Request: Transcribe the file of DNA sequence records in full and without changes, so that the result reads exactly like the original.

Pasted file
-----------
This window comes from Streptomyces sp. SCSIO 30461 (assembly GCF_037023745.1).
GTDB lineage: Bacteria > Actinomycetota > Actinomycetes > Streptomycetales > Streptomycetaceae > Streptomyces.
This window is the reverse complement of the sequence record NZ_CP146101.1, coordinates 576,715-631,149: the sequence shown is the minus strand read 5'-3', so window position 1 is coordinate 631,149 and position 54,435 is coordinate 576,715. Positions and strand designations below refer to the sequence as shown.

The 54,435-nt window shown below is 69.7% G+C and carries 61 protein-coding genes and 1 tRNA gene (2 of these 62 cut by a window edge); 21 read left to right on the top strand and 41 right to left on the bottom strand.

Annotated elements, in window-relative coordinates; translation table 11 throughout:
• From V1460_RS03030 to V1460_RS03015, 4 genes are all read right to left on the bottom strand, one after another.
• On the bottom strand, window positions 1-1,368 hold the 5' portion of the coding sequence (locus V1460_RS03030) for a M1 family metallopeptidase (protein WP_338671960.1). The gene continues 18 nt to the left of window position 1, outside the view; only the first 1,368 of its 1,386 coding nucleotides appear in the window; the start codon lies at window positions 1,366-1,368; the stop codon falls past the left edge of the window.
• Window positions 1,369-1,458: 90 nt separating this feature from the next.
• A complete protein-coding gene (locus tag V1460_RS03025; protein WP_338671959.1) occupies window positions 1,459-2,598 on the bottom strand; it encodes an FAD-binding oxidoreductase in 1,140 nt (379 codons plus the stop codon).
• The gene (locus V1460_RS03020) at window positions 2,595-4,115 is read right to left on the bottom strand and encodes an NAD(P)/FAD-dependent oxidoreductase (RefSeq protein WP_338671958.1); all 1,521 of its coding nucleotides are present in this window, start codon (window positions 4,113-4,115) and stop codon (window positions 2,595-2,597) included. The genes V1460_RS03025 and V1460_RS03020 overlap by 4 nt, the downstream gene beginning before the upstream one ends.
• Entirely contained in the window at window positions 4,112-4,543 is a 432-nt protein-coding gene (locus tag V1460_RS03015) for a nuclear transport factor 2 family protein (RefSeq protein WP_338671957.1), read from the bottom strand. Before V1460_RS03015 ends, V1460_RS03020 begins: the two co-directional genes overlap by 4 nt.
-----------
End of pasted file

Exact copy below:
This window comes from Streptomyces sp. SCSIO 30461 (assembly GCF_037023745.1).
GTDB lineage: Bacteria > Actinomycetota > Actinomycetes > Streptomycetales > Streptomycetaceae > Streptomyces.
This window is the reverse complement of the sequence record NZ_CP146101.1, coordinates 576,715-631,149: the sequence shown is the minus strand read 5'-3', so window position 1 is coordinate 631,149 and position 54,435 is coordinate 576,715. Positions and strand designations below refer to the sequence as shown.

The 54,435-nt window shown below is 69.7% G+C and carries 61 protein-coding genes and 1 tRNA gene (2 of these 62 cut by a window edge); 21 read left to right on the top strand and 41 right to left on the bottom strand.

Annotated elements, in window-relative coordinates; translation table 11 throughout:
• From V1460_RS03030 to V1460_RS03015, 4 genes are all read right to left on the bottom strand, one after another.
• On the bottom strand, window positions 1-1,368 hold the 5' portion of the coding sequence (locus V1460_RS03030) for a M1 family metallopeptidase (protein WP_338671960.1). The gene continues 18 nt to the left of window position 1, outside the view; only the first 1,368 of its 1,386 coding nucleotides appear in the window; the start codon lies at window positions 1,366-1,368; the stop codon falls past the left edge of the window.
• Window positions 1,369-1,458: 90 nt separating this feature from the next.
• A complete protein-coding gene (locus tag V1460_RS03025; protein WP_338671959.1) occupies window positions 1,459-2,598 on the bottom strand; it encodes an FAD-binding oxidoreductase in 1,140 nt (379 codons plus the stop codon).
• The gene (locus V1460_RS03020) at window positions 2,595-4,115 is read right to left on the bottom strand and encodes an NAD(P)/FAD-dependent oxidoreductase (RefSeq protein WP_338671958.1); all 1,521 of its coding nucleotides are present in this window, start codon (window positions 4,113-4,115) and stop codon (window positions 2,595-2,597) included. The genes V1460_RS03025 and V1460_RS03020 overlap by 4 nt, the downstream gene beginning before the upstream one ends.
• Entirely contained in the window at window positions 4,112-4,543 is a 432-nt protein-coding gene (locus tag V1460_RS03015) for a nuclear transport factor 2 family protein (RefSeq protein WP_338671957.1), read from the bottom strand. Before V1460_RS03015 ends, V1460_RS03020 begins: the two co-directional genes overlap by 4 nt.